The legend behind Lamborghini’s creation is always a fascinating one to tell, offering a window into the soul of Italian passion and vengeance. Ferruccio Lamborghini was an entrepreneur who made his money in tractors. He was deeply fascinated by mechanics, having played with whatever machinery he could get his hands on as a young man, and as his wealth grew, he came to own many cars. Like many rich Italian businessmen of his era, his collection included several Ferraris, which he liked but still found many problems with.
In a 1991 interview, he said that he took some of these complaints to the head of Ferrari himself, Enzo Ferrari. Shockingly for a guy who ran his company with an iron fist, Il Commendatore wasn’t too happy about that and allegedly told him to stick to tractors as he would “never be able to handle a Ferrari properly”. Whether or not this was the sole inspiration for Lamborghini pivoting away from tractors and towards luxury grand tourers and sports cars is unknown, but you wouldn’t put it past an enterprising Italian to do something so grand purely out of spite.
The great industrialist helped build numerous models bearing his name, but the company’s future was never really secure until Volkswagen took over in the late 1990s and put Audi in charge. They quickly released the Murcielago, Lamborghini’s first new car since in over a decade, which immediately received rave reviews and reassured diehard fans that the company was in good hands, even if they were German.
But something was still missing. Talk of building a new ‘baby Lambo’ had been thrown around since the late-80s, when the idea had been to replace the outgoing Jalpa with something new. The idea promptly disappeared before too long, occasionally coming in from the cold but never materialising into anything solid. Unsurprisingly, Audi weren’t interested in continuing this tradition and finally breathed life into the baby Lambo in 2003. They named their creation Gallardo, keeping with the time-honoured Lamborghini tradition of being obsessed with bullfighting.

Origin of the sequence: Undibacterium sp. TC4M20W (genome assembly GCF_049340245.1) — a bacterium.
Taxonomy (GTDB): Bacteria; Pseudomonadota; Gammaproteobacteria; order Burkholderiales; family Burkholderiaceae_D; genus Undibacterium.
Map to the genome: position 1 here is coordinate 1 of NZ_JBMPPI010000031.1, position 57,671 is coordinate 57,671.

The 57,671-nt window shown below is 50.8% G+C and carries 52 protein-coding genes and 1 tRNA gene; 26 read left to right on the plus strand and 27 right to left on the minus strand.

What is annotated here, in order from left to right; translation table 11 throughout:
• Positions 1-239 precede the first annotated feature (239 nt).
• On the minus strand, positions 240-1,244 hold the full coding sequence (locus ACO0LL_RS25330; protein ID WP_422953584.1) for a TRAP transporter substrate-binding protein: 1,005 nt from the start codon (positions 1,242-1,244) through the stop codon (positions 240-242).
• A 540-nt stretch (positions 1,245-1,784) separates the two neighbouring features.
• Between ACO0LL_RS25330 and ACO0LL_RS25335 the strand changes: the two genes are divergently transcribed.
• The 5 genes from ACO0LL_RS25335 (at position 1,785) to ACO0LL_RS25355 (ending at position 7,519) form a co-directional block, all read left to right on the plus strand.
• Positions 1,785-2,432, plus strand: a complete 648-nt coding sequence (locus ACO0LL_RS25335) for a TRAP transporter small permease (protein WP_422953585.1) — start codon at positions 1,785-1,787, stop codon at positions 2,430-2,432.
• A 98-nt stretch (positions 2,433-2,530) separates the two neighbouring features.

Lamborghini Gallardo Just as good-looking in orange as it is in yellow. Credit: Curimedia
Under the hood lay a V10 engine, meaning it was the first Lamborghini not to be powered by twelve cylinders. But the Gallardo was no slouch, with the smaller engine still good for 493 bhp and a top speed of 192 mph, figures that would steadily improve over its lifetime. It was a resounding hit, critically and commercially.
In its first year the newest member of the Lamborghini family sold over 900 units, more than the original Diablo had managed in its entire eight-year run. The combination of Italian flair and German engineering had proven to be pure catnip for customers looking for a £140,000 supercar.
The coupe was updated in 2005 with 20 extra bhp, revised suspension and a new sportier exhaust. A year later, the Spyder convertible arrived, and the year after that so did the racy Superleggera model. 2008 gave us a new revised Gallardo, called the LP 560-4, which was pointier and more powerful thanks to its larger 5.2 litre engine.
Lamborghini took a break in 2009, but the year after that saw the release of the LP 550-2 Coupe, the LP 570-4 Superleggera and the Bicolore. And so it went on, with Lamborghini designing countless new models, many exclusive to a certain country and designed as commemoration for historical events or the anniversary of Lamborghini cars being sold there. Taiwan got some special LP 570-4 Superleggeras for the Republic of China’s 100th birthday, Singapore and Hong Kong got a few modified LP 550-2’s for the anniversaries of Lamborghini’s presence in their countries, and outside of the Americas and Africa we all got the LP 550-2 Tricolore celebrating 150 years of Italian unification. Limited edition Gallardos were also offered in Japan, India, Malaysia and Indonesia.
Lamborghini Gallardo LP 560-4 Presented at the 2008 Geneva Motor Show, this updated Gallardo swept to 60 in 3.7 seconds and was good for 202 mph. Credit: Dan Santos
With the success of the regular models, and the constant release of limited-edition versions, it’s no surprise that the Gallardo very quickly became Lamborghini’s best-selling car. When it was eventually put to rest in 2013, to be replaced by the even spikier Huracán, it had sold over 14,000 models. At the time, that represented almost half of all cars Lamborghini had ever built.
The roaring success of the Gallardo was hugely important. A dud could have killed off the early 2000s momentum that the Murcielago had built up and slowed or stopped the progress of other later models. Thankfully, it turned out to be one of Lamborghini’s all-time great cars, worthy of being mentioned in the same space as the Miura and the Countach. Even today, it more than holds up against modern favourites like the Aventador Superveloce. Not bad for a baby Lambo.
Lamborghini Gallardo LP 570-4 Edizione Tecnica This snappily titled Lambo was one of the final to be produced.
Credit: Nan Palmero
by Andrew Shaw at 30 Oct 2018, 00:00 AM